Implementing the evaluation framework

    The EBM task force developed teaching workshops for practising doctors that focused on formulating questions and searching for and applying preappraised evidence. Because these workshops were unlike traditional workshops that focused on the five steps of practising EBM,15 we concluded that evaluation of these workshops must be different. We created an evaluation instrument to detect an effect on learners' EBM knowledge, attitudes, and skills.

    When we applied the evaluation framework to our evaluation instrument we found that our learners' goals were different from what we were assessing (table 1). We found that we placed greater emphasis on the skills necessary for practising in the “doing” mode than those required in the “using” mode, whereas the intervention was targeted to improve “user” behaviour. Moreover, the assessment mirrored traditional evaluation methods, focusing on appraisal skills, with little attention paid to question formulation. Finally, we saw that our evaluation predominantly measured skills rather than behaviour. This reflection led us to redesign our evaluation instrument to more closely reflect the learning objectives. We also attempted to show how the evaluation framework could be used—how to move from a concept to actual use (table 2).

    Table 1

    Application of evaluation framework to SGIM EBM Task Force evaluation tool

    View this table:
    Table 2

    Application of the conceptual framework for formulating clinical questions

    View this table:

    Limitations of this framework

    Our model requires that teachers work with learners to understand their goals, to identify in what mode of practice they want to enhance their expertise, and to determine their preferred learning style. This simple model could be expanded to include other dimensions, including the role of the teacher and the “dose” and “formulation” of what is taught. However, our primary goal was to develop a matrix that was easy to use. Although we have applied this framework to several of the published evaluation instruments and have found it to be useful, others may find that it does not meet all of their requirements.

    What's next?

    While EBM teachers struggle with developing innovative course materials and evaluation tools, we propose a coordinated sharing of these materials in order to minimise duplication of effort. Using the proposed framework as a categorisation scheme, the task force is establishing an online clearinghouse to serve as a repository for evaluations of methods of teaching EBM including details on their measurement properties.2 Teachers will be able to identify evaluation tools that might be useful in their own setting, using the framework to target their needs.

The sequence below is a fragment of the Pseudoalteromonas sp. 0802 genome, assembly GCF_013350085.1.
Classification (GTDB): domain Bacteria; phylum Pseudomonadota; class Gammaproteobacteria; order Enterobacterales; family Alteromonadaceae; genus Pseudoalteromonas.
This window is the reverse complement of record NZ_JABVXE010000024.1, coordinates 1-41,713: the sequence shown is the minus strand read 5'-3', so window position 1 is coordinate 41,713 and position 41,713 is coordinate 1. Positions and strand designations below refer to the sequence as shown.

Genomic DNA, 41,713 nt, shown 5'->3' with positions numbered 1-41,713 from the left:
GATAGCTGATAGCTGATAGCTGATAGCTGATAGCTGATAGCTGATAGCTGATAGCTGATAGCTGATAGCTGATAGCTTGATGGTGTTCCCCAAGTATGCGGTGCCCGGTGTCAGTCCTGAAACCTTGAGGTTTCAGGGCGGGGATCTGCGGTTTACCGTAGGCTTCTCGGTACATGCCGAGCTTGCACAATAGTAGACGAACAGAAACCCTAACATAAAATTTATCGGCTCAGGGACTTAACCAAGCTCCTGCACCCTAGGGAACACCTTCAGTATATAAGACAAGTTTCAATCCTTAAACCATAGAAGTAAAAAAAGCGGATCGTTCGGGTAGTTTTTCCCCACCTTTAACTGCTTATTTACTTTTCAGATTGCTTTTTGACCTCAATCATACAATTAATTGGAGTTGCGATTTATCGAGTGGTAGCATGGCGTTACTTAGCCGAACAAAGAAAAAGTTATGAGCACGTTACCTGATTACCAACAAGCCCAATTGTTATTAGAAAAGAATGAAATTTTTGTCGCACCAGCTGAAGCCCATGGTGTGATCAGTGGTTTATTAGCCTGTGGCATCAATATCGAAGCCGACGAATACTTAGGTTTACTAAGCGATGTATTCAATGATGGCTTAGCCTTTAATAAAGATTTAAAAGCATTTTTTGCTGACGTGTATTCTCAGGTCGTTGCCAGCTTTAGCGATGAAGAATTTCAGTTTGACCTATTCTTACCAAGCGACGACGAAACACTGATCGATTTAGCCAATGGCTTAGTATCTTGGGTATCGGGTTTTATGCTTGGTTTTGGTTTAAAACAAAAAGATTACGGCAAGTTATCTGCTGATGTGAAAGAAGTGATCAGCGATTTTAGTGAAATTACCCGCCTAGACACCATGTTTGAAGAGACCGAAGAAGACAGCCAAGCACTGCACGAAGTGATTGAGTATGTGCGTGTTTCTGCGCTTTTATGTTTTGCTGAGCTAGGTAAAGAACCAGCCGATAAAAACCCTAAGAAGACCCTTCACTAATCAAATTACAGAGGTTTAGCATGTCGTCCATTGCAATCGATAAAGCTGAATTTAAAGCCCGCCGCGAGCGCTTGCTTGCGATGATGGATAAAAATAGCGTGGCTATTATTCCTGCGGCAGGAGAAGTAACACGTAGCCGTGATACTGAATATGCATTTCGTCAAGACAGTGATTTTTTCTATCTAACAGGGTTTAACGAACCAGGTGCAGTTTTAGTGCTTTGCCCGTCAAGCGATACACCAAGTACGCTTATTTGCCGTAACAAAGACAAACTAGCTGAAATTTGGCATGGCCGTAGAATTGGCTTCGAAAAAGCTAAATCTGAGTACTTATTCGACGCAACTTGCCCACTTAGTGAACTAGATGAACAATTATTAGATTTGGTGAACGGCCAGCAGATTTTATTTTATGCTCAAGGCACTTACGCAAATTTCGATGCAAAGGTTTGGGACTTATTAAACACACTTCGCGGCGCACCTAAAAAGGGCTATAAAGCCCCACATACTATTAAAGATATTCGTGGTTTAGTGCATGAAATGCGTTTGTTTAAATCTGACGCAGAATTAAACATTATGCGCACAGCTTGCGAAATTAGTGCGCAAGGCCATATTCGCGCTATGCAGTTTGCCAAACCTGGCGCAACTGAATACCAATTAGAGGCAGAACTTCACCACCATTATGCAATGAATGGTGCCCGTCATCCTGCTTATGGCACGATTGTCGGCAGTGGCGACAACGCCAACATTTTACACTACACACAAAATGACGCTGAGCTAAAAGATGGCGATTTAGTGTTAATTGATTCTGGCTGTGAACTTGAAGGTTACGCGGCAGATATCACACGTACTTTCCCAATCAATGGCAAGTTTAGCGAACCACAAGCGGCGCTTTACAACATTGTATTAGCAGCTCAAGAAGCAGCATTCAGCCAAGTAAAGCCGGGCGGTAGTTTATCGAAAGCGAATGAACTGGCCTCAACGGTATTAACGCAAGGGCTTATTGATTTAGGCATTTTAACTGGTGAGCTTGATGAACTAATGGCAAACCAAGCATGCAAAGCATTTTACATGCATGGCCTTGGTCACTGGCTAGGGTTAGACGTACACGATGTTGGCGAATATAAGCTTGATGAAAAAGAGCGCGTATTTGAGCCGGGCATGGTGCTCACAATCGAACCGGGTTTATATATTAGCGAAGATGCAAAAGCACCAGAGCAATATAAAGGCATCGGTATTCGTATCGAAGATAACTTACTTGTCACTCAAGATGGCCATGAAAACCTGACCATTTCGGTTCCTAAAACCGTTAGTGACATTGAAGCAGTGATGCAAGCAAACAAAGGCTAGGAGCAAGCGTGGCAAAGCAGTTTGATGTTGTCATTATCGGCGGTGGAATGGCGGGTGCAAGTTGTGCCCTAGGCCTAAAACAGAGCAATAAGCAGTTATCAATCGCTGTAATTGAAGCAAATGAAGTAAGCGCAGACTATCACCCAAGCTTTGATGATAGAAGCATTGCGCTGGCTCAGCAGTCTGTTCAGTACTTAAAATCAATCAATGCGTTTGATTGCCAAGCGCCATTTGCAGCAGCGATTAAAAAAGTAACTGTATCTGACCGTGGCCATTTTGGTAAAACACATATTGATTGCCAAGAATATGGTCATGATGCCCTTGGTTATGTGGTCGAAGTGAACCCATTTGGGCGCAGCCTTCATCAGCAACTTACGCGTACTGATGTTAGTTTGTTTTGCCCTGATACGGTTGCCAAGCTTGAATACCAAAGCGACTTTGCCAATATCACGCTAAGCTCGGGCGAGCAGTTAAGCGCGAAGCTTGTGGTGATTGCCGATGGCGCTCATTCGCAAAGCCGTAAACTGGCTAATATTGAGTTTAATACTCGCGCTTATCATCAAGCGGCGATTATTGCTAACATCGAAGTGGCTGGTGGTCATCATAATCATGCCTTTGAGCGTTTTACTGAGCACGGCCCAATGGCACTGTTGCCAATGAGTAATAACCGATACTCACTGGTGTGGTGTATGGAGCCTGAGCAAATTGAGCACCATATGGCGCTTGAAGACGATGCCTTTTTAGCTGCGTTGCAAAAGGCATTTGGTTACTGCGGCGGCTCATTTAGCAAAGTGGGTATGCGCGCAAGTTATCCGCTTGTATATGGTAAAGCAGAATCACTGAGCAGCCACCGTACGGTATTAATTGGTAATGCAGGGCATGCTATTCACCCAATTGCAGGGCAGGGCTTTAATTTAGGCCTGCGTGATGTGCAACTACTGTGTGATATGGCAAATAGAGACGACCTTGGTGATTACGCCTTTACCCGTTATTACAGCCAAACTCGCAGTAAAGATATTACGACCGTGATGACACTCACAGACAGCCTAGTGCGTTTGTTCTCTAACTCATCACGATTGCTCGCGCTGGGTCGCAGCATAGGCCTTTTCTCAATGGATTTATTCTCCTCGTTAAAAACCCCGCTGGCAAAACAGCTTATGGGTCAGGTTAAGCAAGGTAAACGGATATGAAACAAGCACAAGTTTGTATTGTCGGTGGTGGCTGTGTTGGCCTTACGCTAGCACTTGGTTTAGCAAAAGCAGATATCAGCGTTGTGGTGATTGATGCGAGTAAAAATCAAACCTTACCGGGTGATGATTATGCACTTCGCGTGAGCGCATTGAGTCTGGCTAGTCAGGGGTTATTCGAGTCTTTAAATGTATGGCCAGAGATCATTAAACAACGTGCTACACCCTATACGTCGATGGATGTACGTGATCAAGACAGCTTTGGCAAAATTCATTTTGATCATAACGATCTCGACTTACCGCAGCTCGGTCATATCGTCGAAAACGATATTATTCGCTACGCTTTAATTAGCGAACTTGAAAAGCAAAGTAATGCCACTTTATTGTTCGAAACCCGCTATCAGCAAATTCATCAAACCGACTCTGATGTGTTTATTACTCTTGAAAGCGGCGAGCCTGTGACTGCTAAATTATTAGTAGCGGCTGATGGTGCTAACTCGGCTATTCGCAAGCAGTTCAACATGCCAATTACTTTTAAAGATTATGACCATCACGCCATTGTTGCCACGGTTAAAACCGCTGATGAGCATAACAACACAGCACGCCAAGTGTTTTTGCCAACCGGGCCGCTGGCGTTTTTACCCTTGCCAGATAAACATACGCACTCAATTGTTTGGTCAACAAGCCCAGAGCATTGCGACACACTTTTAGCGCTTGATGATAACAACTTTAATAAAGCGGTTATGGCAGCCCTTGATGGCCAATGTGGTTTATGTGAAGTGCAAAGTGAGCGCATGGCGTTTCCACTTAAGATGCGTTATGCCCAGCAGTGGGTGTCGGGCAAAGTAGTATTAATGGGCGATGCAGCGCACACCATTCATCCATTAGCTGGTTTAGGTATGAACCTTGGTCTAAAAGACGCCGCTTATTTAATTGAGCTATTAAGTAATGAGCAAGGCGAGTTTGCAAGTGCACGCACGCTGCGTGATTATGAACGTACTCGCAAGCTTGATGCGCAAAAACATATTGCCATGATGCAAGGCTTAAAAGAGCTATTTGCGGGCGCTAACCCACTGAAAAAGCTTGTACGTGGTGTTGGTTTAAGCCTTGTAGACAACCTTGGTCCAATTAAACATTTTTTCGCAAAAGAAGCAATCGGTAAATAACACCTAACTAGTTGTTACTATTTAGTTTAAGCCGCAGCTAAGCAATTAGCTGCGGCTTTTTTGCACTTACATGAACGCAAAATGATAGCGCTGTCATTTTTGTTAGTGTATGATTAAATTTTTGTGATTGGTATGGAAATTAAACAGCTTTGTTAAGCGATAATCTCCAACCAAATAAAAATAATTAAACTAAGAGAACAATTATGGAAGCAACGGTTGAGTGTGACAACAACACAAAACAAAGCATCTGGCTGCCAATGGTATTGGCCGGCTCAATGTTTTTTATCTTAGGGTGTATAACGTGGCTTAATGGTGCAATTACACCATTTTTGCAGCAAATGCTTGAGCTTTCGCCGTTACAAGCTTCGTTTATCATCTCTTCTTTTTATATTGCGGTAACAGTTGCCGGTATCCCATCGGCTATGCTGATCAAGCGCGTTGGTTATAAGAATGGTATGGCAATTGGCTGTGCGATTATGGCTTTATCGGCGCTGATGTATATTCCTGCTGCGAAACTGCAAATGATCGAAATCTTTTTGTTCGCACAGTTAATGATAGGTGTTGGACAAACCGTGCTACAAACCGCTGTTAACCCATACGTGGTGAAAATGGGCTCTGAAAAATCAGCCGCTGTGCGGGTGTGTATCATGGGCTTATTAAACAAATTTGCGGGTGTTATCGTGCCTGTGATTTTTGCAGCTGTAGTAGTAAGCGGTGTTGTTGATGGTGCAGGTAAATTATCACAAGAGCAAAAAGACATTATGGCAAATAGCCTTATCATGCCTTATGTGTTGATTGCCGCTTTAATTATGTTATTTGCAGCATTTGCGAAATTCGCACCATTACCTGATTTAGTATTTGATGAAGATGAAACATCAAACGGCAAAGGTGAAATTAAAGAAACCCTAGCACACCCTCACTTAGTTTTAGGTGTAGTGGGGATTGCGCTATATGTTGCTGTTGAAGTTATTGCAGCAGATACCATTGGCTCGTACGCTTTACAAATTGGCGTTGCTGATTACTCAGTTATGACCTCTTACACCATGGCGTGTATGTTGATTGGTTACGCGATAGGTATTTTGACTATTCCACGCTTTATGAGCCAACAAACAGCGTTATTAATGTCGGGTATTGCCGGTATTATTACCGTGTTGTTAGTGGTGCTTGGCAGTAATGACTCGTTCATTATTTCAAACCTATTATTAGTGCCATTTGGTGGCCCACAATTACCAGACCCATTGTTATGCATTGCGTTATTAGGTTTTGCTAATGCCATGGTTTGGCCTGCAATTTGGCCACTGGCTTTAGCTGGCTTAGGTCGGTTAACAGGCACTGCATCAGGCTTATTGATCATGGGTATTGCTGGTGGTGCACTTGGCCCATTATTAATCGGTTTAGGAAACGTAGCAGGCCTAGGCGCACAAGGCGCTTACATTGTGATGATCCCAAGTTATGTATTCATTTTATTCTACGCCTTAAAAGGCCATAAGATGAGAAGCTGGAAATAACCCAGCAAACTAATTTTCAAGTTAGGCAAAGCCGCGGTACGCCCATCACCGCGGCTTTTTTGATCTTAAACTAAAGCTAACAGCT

There is still little evidence about the effectiveness of different teaching methods,1 and attempting to evaluate such teaching is challenging given the complexity of the learners, the interventions, and the outcomes. One way to help meet these challenges is to develop a collaborative research network to conduct multicentre, randomised trials of educational interventions. We invite interested colleagues to join us in developing this initiative and to create the clearinghouse for evaluation tools (www.sgim.org/ebm.cfm).

    Summary points

    There is little evidence about the effectiveness of different methods of teaching evidence based medicine

    Doctors can practise evidence based medicine in one of three modes—as a doer, a user, or a replicator

    Instruments for evaluating different methods of teaching evidence based medicine must reflect the different learners (their learning styles and needs), interventions (including the dose and formulation), and outcomes that can be assessed

    Our framework provides only one way to conceptualise the evaluation of teaching EBM; many others could be offered. We hope that our model serves as an initial step towards discussion and that others will offer their suggestions so that we may work together towards improved understanding of the evaluation process and promote more rigorous research on the evaluation of teaching EBM.

    Footnotes

    • Embedded Image Sample questions from the task force's summative evaluation tool appear on bmj.com

    • The members of the SGIM EBM Task Force included: Rob Golub, Northwestern University, Chicago, IL; Michael Green, Yale University, New Haven, CT; Robert Hayward, University of Alberta, Edmonton, AB; Rajesh Mangrulkar, University of Michigan, Ann Arbor, MI; Victor Montori, Mayo Clinic, Rochester, MN; Eduardo Ortiz, DC VA Health Centre, Washington, DC; Linda Pinsky, University of Washington, Seattle, WA; W Scott Richardson, Wright State University, Dayton OH; Sharon E Straus, University of Toronto, Toronto, ON. We thank Paul Glasziou for comments on earlier drafts of this article.

    • Funding SES is funded by a Career Scientist Award from the Ministry of Health and Long-term Care and by the Knowledge Translation Program, University of Toronto. DSB is funded in part by the Robert Wood Johnson Foundation Generalist Physician Faculty Scholars Program.

    • Competing interests None declared.